The study of reality is generally called "ontology," so if you look up that word in the index of our textbook or in Wikipedia, that should be allow you to get started. Alternatively, you could sit down with a nice cup of coffee, and think about what the word "real" means to you. If somebody tells you that something (ghosts, dragons, unicorns, aliens...) is real, how would the truth or falsity of that statement affect your life? If something is real, how might your life be different if it was not real? If something is not real, how might your life be different if it was real?
Here's one way to get started.
1. Make a short but diverse list of real and unreal things in which it's easy to tell which is which..
2. Try to make another list of real and unreal things in which it's _hard_ to tell which is which.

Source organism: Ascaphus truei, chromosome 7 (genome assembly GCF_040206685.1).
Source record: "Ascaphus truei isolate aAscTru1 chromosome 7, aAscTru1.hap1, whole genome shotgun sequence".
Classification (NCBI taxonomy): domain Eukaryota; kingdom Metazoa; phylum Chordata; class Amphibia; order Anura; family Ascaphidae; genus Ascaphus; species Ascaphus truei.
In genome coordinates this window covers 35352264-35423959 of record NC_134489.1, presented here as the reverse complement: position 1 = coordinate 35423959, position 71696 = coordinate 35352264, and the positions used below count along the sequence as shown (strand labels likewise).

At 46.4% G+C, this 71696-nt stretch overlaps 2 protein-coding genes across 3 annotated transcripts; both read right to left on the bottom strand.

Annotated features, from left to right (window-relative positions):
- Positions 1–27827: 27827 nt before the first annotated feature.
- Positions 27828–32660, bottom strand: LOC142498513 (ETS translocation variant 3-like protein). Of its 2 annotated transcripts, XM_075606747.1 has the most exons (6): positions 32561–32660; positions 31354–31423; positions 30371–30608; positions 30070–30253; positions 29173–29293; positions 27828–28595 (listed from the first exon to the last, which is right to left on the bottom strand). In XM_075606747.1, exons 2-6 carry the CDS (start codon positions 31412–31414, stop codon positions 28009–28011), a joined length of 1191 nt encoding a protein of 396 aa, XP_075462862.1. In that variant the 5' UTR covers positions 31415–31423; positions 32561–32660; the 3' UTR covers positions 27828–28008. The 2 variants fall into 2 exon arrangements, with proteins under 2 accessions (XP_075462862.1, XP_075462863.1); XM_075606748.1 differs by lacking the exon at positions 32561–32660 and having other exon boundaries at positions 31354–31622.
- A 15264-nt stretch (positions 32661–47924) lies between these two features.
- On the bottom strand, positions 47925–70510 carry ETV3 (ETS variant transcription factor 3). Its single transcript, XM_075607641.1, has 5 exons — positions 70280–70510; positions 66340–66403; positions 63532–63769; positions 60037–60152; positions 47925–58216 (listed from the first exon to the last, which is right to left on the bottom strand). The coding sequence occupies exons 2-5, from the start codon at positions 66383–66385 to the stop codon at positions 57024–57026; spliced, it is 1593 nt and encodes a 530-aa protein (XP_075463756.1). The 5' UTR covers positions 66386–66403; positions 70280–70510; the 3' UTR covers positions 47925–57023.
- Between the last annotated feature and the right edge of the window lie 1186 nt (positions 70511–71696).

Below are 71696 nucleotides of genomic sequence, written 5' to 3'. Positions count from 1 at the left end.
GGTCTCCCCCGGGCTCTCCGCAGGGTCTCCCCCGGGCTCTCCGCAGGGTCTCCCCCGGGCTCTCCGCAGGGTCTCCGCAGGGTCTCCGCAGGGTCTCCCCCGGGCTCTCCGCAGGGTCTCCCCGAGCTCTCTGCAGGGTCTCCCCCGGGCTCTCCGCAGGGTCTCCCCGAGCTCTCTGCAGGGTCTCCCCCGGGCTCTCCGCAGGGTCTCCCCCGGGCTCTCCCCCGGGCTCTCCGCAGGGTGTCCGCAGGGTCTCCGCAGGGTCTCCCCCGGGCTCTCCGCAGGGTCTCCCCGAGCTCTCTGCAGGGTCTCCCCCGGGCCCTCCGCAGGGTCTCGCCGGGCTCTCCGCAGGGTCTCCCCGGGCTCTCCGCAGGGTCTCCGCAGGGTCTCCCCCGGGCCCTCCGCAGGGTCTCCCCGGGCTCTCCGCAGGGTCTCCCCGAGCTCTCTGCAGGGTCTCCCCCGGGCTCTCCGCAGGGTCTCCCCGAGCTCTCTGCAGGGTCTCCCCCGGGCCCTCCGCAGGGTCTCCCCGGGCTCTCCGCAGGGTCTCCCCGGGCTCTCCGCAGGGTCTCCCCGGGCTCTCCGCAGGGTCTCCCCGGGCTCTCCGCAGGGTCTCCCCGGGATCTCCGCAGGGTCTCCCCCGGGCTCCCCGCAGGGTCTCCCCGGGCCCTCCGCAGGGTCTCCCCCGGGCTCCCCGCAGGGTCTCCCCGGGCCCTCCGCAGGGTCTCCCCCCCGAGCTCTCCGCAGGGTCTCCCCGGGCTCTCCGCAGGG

3. For each item the easy list, say why it's real or not real.
4. For any item the hard list, say why it's real or not real, and explain why it's hard to tell.
5. Try to explain how you decided what things were real and what things weren't.
6. Think about how you decided which things are real and which aren't, and try to come up with a rule to determine when things are real or not real. ("A thing is real if . . . " "A thing is not real if . . . ")
7. Compare your rule to some other ontology. For instance, if you pick Plato's ontology, you would look at images of various kinds, sensible objects, laws of nature and Plato's forms. Which of these are real according to _your_ rules? Which are unreal by your rules?
8. Try to figure out which ontology is better, yours or the other guy's. Give whatever reasons you can for your way, and try to explain Plato's reasoning for his ontology before explaining overall reasoning on this question.
As always, answer the question based strictly on logic. Don't speculate, don't make unsupported sweeping generalizations and don't make any controversial claim that you don't back up with reasons. It's okay to admit you don't know something. It's not okay to make a claim you can't back up.
Copyright © 2005 by Martin C. Young